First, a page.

In our world of advanced technology, we love to watch movies more than we love to read. Sitting in front of a flat-screen TV while eating popcorn and drinking soda would sound much more appealing than reading a book by the fire at night while drinking a frappucino from Starbucks. Now, producers and directors would take successful and famous stories and adapt it into a movie. Sometimes, they would succeed, with examples being the Harry Potter series, which received mainly positive reviews from both critics and the audience. However, most of the time these people would unknowingly butcher the book based movie by taking out many important characters and events, with good examples being The Lightning Thief and Eragon. Then another example of a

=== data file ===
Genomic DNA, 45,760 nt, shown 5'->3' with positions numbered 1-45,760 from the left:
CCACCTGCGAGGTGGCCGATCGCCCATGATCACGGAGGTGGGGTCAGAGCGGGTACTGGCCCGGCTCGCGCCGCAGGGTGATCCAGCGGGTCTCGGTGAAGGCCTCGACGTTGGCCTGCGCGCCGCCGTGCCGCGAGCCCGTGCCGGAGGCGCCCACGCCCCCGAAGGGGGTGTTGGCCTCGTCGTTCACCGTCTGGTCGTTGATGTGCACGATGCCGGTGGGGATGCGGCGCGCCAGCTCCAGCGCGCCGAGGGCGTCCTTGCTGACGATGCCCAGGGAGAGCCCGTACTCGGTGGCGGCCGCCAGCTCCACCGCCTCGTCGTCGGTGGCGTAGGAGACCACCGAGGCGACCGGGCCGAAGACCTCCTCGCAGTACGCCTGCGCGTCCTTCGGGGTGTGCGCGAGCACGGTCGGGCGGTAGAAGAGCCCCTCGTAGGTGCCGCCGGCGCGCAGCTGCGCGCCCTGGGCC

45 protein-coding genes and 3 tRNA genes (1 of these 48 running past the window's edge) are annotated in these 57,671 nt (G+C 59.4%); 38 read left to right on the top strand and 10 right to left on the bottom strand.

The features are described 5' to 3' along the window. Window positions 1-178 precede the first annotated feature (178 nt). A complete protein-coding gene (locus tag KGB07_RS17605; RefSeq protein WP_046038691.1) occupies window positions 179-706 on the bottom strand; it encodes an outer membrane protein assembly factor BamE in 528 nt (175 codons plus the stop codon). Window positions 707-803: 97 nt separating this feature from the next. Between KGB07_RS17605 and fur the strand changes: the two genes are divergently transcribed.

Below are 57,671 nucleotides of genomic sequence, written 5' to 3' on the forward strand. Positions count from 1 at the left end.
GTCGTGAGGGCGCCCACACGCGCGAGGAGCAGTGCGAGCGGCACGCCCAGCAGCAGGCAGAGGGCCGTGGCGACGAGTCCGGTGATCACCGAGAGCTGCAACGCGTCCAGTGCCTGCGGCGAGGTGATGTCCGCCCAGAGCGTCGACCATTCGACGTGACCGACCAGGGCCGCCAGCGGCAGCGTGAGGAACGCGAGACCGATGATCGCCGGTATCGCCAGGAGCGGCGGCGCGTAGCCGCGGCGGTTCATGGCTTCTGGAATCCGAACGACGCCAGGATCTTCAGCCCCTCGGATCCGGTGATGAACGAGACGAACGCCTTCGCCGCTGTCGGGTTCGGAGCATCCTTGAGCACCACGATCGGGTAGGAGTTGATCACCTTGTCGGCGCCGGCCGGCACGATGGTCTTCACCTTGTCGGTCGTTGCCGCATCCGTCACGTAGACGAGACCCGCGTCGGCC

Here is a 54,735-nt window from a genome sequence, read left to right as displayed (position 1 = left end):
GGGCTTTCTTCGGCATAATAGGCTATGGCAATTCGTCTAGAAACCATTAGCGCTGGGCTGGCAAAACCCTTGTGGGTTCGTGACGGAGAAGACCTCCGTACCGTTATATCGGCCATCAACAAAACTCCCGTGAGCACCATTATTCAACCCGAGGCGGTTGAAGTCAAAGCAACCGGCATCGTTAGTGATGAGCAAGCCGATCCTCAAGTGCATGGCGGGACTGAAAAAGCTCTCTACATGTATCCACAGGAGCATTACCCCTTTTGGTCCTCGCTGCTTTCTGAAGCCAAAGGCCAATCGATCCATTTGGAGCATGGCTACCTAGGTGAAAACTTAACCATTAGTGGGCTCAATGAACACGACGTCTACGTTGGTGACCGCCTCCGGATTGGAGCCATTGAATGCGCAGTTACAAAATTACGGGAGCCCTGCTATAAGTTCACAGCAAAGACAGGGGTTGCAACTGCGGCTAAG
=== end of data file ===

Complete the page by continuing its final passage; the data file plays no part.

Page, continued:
Barthes proceeds to portray three kinds of messages images convey: Firstly, The Linguistic Message, which is the text that requires nothing but reading and comprehending. Secondly, the denoted image, which is the denoted literal message, what is right in front of us. And lastly, The Rhetoric of The image, which is the symbolic and connoted message that requires inference and reading between the
With the constant streaming of new movies and television shows available, moviegoers tend to watch them for fun. They see an entertaining movie about conflict that sparks the sense of adventure in them. But do they really grasp what the movie can teach the viewers? With today’s society, the themes are lost in the entertainment purposes. However, books have developed to do what a movie does and so much more. In this way books give life to all people that read them.